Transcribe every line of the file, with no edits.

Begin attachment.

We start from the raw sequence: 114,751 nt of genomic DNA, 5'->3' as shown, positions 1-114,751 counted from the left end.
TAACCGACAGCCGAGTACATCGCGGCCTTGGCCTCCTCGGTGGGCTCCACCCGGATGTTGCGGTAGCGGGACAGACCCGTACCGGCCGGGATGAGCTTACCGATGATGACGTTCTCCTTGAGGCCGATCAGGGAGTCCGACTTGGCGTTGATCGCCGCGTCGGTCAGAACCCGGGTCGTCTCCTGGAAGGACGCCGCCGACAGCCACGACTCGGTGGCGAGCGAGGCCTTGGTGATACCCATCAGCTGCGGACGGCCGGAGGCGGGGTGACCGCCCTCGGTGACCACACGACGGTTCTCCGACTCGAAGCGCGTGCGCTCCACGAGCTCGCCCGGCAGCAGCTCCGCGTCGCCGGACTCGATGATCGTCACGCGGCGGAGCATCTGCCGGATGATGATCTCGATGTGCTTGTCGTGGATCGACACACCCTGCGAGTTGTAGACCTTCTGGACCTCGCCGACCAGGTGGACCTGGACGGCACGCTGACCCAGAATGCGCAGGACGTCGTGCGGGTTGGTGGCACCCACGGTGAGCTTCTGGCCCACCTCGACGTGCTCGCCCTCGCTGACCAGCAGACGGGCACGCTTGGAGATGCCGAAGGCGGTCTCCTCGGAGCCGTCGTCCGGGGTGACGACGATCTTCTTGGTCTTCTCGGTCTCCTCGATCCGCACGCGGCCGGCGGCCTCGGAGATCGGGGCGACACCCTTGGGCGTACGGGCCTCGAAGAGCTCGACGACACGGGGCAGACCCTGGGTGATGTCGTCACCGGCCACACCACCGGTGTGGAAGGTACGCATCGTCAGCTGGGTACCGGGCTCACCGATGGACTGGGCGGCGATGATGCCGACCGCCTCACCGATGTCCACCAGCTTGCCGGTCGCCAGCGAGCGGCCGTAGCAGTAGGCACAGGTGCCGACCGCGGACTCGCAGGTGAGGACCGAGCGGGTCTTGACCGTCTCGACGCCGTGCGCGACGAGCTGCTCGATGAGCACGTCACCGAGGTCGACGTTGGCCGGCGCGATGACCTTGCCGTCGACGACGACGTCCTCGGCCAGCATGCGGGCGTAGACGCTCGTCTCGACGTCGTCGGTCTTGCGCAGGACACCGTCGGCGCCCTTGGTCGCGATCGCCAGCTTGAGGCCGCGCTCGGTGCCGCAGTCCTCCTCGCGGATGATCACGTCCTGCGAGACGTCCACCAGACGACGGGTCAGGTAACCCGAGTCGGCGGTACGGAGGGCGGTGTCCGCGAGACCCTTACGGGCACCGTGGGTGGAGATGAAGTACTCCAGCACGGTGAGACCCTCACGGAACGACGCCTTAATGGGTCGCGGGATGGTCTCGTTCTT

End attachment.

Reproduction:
We start from the raw sequence: 114,751 nt of genomic DNA, 5'->3' as shown, positions 1-114,751 counted from the left end.
TAACCGACAGCCGAGTACATCGCGGCCTTGGCCTCCTCGGTGGGCTCCACCCGGATGTTGCGGTAGCGGGACAGACCCGTACCGGCCGGGATGAGCTTACCGATGATGACGTTCTCCTTGAGGCCGATCAGGGAGTCCGACTTGGCGTTGATCGCCGCGTCGGTCAGAACCCGGGTCGTCTCCTGGAAGGACGCCGCCGACAGCCACGACTCGGTGGCGAGCGAGGCCTTGGTGATACCCATCAGCTGCGGACGGCCGGAGGCGGGGTGACCGCCCTCGGTGACCACACGACGGTTCTCCGACTCGAAGCGCGTGCGCTCCACGAGCTCGCCCGGCAGCAGCTCCGCGTCGCCGGACTCGATGATCGTCACGCGGCGGAGCATCTGCCGGATGATGATCTCGATGTGCTTGTCGTGGATCGACACACCCTGCGAGTTGTAGACCTTCTGGACCTCGCCGACCAGGTGGACCTGGACGGCACGCTGACCCAGAATGCGCAGGACGTCGTGCGGGTTGGTGGCACCCACGGTGAGCTTCTGGCCCACCTCGACGTGCTCGCCCTCGCTGACCAGCAGACGGGCACGCTTGGAGATGCCGAAGGCGGTCTCCTCGGAGCCGTCGTCCGGGGTGACGACGATCTTCTTGGTCTTCTCGGTCTCCTCGATCCGCACGCGGCCGGCGGCCTCGGAGATCGGGGCGACACCCTTGGGCGTACGGGCCTCGAAGAGCTCGACGACACGGGGCAGACCCTGGGTGATGTCGTCACCGGCCACACCACCGGTGTGGAAGGTACGCATCGTCAGCTGGGTACCGGGCTCACCGATGGACTGGGCGGCGATGATGCCGACCGCCTCACCGATGTCCACCAGCTTGCCGGTCGCCAGCGAGCGGCCGTAGCAGTAGGCACAGGTGCCGACCGCGGACTCGCAGGTGAGGACCGAGCGGGTCTTGACCGTCTCGACGCCGTGCGCGACGAGCTGCTCGATGAGCACGTCACCGAGGTCGACGTTGGCCGGCGCGATGACCTTGCCGTCGACGACGACGTCCTCGGCCAGCATGCGGGCGTAGACGCTCGTCTCGACGTCGTCGGTCTTGCGCAGGACACCGTCGGCGCCCTTGGTCGCGATCGCCAGCTTGAGGCCGCGCTCGGTGCCGCAGTCCTCCTCGCGGATGATCACGTCCTGCGAGACGTCCACCAGACGACGGGTCAGGTAACCCGAGTCGGCGGTACGGAGGGCGGTGTCCGCGAGACCCTTACGGGCACCGTGGGTGGAGATGAAGTACTCCAGCACGGTGAGACCCTCACGGAACGACGCCTTAATGGGTCGCGGGATGGTCTCGTTCTT